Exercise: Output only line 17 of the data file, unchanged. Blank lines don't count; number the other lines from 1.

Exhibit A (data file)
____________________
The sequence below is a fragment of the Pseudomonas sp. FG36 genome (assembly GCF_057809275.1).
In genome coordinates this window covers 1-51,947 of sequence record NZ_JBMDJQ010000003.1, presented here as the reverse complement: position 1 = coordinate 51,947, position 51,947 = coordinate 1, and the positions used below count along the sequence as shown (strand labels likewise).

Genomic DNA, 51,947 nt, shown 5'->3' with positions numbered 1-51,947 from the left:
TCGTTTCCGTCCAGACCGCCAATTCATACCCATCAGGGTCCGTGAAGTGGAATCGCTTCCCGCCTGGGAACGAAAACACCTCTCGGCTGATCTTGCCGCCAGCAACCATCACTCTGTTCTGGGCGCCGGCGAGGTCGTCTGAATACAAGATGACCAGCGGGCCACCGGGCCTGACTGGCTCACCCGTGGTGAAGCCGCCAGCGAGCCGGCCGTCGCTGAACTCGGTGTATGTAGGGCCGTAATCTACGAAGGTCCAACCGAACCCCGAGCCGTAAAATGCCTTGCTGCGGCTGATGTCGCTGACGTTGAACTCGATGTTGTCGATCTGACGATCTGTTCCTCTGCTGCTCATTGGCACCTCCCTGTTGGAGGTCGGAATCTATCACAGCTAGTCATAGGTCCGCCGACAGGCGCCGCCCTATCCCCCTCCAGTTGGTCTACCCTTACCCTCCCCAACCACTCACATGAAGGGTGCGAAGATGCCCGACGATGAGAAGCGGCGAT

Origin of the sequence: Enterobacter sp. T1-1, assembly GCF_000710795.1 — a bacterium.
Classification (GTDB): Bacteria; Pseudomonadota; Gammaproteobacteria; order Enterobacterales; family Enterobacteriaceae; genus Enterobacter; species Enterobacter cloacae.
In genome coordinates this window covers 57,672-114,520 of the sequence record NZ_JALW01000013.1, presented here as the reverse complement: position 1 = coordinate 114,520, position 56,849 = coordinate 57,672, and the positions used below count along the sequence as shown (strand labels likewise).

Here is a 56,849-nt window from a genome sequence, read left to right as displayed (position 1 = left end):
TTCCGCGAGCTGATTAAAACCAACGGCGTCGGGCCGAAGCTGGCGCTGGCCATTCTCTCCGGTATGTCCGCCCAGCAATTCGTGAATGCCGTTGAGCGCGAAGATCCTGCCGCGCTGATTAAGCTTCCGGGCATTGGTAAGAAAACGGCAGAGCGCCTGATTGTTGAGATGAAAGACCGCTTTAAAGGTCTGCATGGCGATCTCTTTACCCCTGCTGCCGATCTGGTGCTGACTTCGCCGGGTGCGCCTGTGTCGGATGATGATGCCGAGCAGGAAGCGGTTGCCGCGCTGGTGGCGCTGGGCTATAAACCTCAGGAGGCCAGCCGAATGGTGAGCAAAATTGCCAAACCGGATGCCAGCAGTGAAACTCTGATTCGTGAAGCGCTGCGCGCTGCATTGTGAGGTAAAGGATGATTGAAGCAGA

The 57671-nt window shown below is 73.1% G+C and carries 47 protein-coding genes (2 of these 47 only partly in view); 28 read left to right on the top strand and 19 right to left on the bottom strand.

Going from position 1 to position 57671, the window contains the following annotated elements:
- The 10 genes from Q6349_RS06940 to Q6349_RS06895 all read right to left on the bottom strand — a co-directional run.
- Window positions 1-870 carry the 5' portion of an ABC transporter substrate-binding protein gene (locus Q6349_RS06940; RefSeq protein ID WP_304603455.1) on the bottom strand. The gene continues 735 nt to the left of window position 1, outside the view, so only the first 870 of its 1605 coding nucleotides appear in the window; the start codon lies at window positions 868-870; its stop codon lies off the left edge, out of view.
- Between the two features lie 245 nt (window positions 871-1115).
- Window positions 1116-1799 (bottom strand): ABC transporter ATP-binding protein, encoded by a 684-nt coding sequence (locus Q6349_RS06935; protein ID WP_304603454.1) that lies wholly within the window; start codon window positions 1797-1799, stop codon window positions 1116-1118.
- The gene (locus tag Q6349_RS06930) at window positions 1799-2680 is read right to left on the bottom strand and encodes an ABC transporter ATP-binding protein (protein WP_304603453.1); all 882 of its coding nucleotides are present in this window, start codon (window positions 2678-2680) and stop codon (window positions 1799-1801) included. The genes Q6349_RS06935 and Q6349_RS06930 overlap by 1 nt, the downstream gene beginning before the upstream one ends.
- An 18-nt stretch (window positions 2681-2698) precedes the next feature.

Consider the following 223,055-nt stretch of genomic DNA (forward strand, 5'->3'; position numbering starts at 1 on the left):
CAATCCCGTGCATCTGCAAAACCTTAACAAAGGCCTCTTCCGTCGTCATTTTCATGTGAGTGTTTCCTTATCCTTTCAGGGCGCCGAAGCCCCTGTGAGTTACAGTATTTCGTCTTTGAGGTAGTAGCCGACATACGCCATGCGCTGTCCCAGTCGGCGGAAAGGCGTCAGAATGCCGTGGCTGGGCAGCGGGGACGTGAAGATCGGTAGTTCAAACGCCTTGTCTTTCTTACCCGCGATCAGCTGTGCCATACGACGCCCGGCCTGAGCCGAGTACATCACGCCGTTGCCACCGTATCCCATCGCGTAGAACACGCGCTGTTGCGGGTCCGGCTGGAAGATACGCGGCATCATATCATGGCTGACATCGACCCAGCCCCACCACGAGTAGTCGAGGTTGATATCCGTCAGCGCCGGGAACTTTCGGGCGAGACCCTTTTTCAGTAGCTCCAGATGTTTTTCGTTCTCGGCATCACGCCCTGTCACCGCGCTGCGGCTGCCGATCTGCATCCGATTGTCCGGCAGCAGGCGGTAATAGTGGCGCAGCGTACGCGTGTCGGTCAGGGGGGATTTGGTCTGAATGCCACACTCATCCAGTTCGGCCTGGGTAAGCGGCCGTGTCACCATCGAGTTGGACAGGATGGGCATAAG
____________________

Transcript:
- An 18-nt stretch (window positions 2681-2698) precedes the next feature.